Monday, July 11, 2011

Naked in the Snow

I know more about PETA and naked campaigns than I really want to. In the mid-90’s I (accidentally) watched a PETA slaughterhouse video, and went veg. I was soooo mad at PETA for forcing me to change!

I had had no idea how animals suffer for food, fur, the circus, and animal testing. The videos shocked me to the core (especially “Free Me,”) and I started to get involved.

One day PETA called. They had my name from some volunteer list. I had signed up to, you know, stuff envelopes. Or walk dogs. But no. They were calling me in Alaska, to ask me to go naked. Like any normal person, I said no. I said no over and over and over. But three weeks later, a PETA campaigner flew up and there I was...really cold.

The PETA staffer, myself, and three others all stood behind a huge banner wearing nothing but underwear, slippers, and snowflakes. It was Fur Free Friday, the day after Thanksgiving, and snowing like crazy. The banner said, “We’d Rather go Naked Than Wear Fur.” It was cold. It was embarrassing. It was scary. And it was wildly successful.

Alaska kills a lot of animals for fur, but nobody ever discussed it. That changed after our protest. Not only did the entire state talk about fur for weeks afterwards, our protest got International coverage. Millions of people saw it and thought about the cruelty of fur. PETA gave the media videos of animals being killed for fur, so they played shots of our protest mixed in with graphic images of animal suffering. So many eyes were opened!

PETA staff and volunteers don’t enjoy going naked. It’s awkward and cold and humiliating. But any discomfort we feel is nothing compared to what an animal feels as they are skinned alive for their fur. We must tell people how fur is made, so they stop buying it and fewer animals are killed for it.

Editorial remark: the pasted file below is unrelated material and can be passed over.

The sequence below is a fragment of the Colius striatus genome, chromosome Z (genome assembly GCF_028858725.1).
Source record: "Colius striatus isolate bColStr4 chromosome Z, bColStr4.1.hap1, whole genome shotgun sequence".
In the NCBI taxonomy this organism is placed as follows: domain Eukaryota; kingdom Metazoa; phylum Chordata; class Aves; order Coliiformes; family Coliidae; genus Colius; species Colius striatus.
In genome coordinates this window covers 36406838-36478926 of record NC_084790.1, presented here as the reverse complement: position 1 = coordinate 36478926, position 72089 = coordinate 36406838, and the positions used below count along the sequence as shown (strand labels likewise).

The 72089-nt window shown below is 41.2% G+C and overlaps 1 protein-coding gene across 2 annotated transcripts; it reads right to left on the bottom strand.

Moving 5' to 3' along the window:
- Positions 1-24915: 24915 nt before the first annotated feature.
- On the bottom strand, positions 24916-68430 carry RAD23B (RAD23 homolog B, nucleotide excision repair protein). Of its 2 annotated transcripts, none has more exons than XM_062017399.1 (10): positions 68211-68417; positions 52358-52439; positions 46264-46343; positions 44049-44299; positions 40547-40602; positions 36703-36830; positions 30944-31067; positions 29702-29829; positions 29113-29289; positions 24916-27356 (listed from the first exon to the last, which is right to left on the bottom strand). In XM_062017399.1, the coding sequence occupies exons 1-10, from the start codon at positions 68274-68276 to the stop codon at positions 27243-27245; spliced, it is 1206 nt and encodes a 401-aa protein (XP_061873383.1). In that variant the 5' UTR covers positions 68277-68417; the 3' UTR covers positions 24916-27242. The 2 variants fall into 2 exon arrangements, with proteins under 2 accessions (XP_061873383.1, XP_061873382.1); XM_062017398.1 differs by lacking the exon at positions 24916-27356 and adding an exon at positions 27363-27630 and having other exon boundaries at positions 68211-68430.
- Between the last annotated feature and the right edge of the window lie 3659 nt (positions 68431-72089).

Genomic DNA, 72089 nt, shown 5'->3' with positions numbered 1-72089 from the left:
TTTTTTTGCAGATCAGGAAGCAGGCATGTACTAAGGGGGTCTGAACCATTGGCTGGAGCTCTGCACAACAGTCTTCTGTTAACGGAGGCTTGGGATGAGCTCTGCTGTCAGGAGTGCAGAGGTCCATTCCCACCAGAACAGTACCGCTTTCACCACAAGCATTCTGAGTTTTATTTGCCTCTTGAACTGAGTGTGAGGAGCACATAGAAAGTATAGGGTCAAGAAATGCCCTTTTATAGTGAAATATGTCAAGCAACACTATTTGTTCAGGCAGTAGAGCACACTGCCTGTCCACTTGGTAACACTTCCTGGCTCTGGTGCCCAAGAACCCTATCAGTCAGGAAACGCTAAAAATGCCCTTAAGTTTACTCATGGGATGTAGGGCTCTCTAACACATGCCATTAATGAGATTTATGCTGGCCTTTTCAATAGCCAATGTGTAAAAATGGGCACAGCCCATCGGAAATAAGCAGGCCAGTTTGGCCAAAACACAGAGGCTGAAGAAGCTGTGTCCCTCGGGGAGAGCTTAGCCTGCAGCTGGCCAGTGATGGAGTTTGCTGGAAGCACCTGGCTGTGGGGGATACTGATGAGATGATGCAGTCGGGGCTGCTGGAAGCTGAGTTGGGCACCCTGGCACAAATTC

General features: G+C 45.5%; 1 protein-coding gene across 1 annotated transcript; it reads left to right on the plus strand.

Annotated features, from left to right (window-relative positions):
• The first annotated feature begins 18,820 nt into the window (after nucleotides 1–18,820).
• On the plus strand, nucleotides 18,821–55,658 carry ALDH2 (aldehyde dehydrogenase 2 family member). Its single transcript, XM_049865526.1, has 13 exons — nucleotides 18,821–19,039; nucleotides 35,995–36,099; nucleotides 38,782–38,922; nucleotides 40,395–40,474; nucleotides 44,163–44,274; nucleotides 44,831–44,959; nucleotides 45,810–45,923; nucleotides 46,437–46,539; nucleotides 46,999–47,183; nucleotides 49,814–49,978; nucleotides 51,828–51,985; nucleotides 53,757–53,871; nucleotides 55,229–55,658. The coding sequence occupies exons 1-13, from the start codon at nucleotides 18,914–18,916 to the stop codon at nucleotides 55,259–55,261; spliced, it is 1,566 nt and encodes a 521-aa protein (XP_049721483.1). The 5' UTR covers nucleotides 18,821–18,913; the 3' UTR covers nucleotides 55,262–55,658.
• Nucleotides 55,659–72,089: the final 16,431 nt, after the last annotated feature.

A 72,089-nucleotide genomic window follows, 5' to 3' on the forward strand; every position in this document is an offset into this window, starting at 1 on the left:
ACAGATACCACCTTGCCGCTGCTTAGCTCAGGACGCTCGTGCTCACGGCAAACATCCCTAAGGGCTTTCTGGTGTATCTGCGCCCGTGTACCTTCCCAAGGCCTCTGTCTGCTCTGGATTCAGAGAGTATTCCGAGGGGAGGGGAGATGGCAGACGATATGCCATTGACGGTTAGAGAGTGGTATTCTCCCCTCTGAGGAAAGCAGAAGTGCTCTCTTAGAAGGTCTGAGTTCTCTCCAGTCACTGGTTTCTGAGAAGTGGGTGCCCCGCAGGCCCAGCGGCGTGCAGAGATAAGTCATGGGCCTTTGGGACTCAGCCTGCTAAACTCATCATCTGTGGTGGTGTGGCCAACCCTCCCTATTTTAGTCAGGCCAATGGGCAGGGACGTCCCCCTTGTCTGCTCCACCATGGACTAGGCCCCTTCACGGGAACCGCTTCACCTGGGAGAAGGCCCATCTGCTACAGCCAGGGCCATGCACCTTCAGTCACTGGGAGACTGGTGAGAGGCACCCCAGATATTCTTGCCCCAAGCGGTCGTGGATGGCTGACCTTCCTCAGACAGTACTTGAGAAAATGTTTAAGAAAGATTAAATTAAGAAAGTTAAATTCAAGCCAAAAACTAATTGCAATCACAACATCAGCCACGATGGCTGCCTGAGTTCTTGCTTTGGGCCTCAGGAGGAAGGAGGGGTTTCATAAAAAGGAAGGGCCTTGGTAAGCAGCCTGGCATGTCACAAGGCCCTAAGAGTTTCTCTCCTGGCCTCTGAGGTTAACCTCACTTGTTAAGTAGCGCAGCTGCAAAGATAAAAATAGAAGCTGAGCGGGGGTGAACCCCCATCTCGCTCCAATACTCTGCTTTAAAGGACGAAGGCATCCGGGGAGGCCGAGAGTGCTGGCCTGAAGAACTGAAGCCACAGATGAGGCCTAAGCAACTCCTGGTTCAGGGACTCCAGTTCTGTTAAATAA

We can send the media all the serious reports and videos we want—they won’t cover it. Let’s face it, it’s a tabloid world. But add one naked protest, or a person in a chicken costume, or a crazy idea that’s no more than a silly joke…and all of a sudden the media is all over it.

PETA’s budget is tiny. To put it in perspective: KFC, one of the worst animal abusers, spends $497 million dollars a year just on advertising. PETA’s entire annual budget is 32 million! So you see what we’re up against.

KFC can spend money on TV ads. PETA can’t. We must get media coverage to get the word out, or animal abuse will never stop. We prefer the serious work, but that doesn’t help animals if the public doesn’t know about it. PETA exists to help animals, but it’s humans who inflict the pain. And it’s humans who have the power to stop the pain. So we have to get humans to pay attention!

Animals suffer behind closed doors. Nobody sees them beaten in the slaughterhouse, or vomiting poison in the vivisection lab. If they stay hidden, the pain will never stop. PETA exposes the abuse to the world, and then we stop it. We’re up against the biggest corporations in the world. It’s a David and Goliath war. We don’t have billions of dollars and public apathy on our side, but we do have creativity, passion, and empathy. If a colorful street protest gets attention for animals, we’re going to do it!